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March 24, 1995


The opinion of the court was delivered by: PLUNKETT


 This matter arises from allegations that Sears Roebuck and Company's ("Sears") "Big Ticket Severance Allowance Plan" ("the Plan") offered to certain sales employees violated the Age Discrimination in Employment Act ("ADEA"), 29 U.S.C. § 621. The Equal Employment Opportunity Commission ("EEOC") brought this action against Sears asserting that the Plan violated section 4(a) of the ADEA, 29 U.S.C. § 621. Sears now seeks dismissal of this action pursuant to Rule 12(b)(6) of the Federal Rules of Civil Procedure. *fn1" For the reasons discussed herein, the motion is granted and this matter is dismissed with prejudice.


 The Defendant Sears is one of the nation's largest retailers. In 1992, Sears restructured its compensation agreement for employees selling Big Ticket sales items. Big Ticket sales items are expensive items carried by Sears such as refrigerators and other large appliances. The new arrangement was expected to reduce the rate of pay for some of the employees involved.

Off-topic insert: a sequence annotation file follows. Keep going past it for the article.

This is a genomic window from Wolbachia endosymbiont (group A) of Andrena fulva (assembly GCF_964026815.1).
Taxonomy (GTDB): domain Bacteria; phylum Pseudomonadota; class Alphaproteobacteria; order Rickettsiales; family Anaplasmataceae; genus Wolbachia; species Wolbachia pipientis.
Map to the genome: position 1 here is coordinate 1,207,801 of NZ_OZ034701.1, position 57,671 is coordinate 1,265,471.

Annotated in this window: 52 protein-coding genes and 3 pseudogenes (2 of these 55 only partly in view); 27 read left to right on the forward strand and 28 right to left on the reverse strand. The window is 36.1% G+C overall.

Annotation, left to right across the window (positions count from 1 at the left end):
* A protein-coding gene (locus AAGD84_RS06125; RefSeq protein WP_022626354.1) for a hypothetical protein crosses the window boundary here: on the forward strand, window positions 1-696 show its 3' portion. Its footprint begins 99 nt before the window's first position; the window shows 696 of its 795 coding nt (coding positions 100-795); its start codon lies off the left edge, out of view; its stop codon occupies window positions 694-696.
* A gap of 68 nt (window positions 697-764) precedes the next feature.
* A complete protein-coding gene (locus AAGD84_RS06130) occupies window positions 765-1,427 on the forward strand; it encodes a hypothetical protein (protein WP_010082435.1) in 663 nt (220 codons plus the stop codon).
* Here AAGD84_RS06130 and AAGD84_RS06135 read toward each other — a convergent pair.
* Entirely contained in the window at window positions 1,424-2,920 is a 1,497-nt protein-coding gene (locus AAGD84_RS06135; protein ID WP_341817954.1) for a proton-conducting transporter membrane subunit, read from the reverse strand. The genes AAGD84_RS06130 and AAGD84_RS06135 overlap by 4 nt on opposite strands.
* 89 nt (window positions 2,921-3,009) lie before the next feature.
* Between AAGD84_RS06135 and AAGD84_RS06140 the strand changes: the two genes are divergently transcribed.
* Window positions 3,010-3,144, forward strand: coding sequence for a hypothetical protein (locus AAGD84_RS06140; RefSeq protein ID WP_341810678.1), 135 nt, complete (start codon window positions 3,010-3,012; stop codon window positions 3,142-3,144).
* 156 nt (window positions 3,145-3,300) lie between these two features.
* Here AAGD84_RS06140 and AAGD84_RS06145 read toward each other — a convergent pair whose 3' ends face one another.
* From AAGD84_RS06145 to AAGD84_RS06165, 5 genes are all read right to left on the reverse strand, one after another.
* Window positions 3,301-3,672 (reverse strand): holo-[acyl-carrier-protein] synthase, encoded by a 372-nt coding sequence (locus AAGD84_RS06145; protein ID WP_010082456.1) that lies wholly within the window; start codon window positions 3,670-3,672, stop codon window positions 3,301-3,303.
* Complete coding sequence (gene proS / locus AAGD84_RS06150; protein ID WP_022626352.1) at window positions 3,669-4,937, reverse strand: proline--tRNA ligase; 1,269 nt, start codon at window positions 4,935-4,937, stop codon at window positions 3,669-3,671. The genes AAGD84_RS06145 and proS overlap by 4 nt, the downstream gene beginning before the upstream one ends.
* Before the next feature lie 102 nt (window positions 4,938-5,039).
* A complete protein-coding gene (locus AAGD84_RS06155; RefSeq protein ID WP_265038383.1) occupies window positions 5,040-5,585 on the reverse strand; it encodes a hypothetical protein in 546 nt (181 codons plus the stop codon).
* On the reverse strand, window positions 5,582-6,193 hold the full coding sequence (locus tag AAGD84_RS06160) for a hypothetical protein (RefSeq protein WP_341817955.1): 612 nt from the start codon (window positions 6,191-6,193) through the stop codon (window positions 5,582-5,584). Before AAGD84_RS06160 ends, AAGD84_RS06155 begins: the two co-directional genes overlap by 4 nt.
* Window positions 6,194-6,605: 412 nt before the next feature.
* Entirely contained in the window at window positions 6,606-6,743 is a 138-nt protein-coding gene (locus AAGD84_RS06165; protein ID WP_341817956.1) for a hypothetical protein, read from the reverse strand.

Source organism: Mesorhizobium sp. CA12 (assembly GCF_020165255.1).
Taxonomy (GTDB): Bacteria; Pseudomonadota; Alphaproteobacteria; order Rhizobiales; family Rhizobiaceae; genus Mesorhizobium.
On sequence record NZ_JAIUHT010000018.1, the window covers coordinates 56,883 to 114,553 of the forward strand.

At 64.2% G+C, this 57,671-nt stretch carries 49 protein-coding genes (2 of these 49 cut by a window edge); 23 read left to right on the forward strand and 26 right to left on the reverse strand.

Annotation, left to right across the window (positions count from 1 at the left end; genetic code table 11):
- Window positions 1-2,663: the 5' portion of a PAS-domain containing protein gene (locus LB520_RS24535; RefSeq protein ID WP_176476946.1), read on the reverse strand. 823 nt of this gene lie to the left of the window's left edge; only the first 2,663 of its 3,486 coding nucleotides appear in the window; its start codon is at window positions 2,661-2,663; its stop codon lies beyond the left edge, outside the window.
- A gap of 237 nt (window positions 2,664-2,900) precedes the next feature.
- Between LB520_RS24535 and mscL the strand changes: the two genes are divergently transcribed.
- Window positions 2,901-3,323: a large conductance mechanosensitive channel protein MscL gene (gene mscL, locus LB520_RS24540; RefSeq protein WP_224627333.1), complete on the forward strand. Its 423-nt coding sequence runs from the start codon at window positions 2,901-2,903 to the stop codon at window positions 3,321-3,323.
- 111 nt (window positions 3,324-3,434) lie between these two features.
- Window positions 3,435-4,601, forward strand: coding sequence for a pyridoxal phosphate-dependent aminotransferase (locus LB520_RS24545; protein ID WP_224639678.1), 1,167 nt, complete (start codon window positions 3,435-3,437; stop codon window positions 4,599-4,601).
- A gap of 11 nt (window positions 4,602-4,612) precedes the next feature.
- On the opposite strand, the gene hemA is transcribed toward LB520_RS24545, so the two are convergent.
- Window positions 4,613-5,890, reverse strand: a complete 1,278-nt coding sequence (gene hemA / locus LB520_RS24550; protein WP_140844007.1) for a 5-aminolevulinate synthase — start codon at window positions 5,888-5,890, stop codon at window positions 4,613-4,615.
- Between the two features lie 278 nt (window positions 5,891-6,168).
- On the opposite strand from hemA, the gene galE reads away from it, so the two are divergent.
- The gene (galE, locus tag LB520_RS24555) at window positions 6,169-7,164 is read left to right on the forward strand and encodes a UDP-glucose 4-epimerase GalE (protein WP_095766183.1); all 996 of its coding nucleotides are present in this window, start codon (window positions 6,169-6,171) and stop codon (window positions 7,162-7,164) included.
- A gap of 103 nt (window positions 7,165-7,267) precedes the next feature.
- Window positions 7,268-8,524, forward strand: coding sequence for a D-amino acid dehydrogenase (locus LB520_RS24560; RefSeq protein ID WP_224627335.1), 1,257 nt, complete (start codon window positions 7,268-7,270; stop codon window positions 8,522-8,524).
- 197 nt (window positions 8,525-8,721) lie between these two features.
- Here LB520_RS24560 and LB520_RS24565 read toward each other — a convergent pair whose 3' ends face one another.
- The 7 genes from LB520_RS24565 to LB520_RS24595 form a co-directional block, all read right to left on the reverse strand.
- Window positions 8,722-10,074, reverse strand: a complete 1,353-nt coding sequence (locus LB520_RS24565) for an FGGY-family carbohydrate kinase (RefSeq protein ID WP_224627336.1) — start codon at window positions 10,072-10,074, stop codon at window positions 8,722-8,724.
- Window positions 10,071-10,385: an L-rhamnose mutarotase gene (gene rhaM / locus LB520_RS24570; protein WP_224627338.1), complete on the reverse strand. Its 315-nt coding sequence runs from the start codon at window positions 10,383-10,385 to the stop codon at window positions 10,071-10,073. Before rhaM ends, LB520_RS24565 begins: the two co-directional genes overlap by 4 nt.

Sears anticipated that some of the employees would elect to resign from the company, rather than remain under the new compensation arrangement. Therefore, Sears offered all Big Ticket sales employees the opportunity to participate in its "Big Ticket Severance Allowance Plan" ("the Plan"). Employees had five days to decide whether to remain employed at Sears under the new commission arrangement or resign. Employees who decided to resign were also offered up to twenty-six weeks of pay (depending on the length of their service), if they also executed a general waiver. (Pl.'s Ex. A.) They were given forty-five days to accept the additional benefits and sign the waiver. (Pl.'s Ex. A.)

 Conciliatory efforts by the EEOC proved unsuccessful. (Ex. C.) The EEOC brought this suit against Sears under section 4(a) of the Age Discrimination in Employment Act ("ADEA"), 29 U.S.C. § 621 et seq., on behalf of all sales employees aged forty and older who were offered the plan. In its amended complaint the EEOC identifies only one employee, Mr. Mann who declined to leave Sears and continued his employment as a Big Ticket sales employee.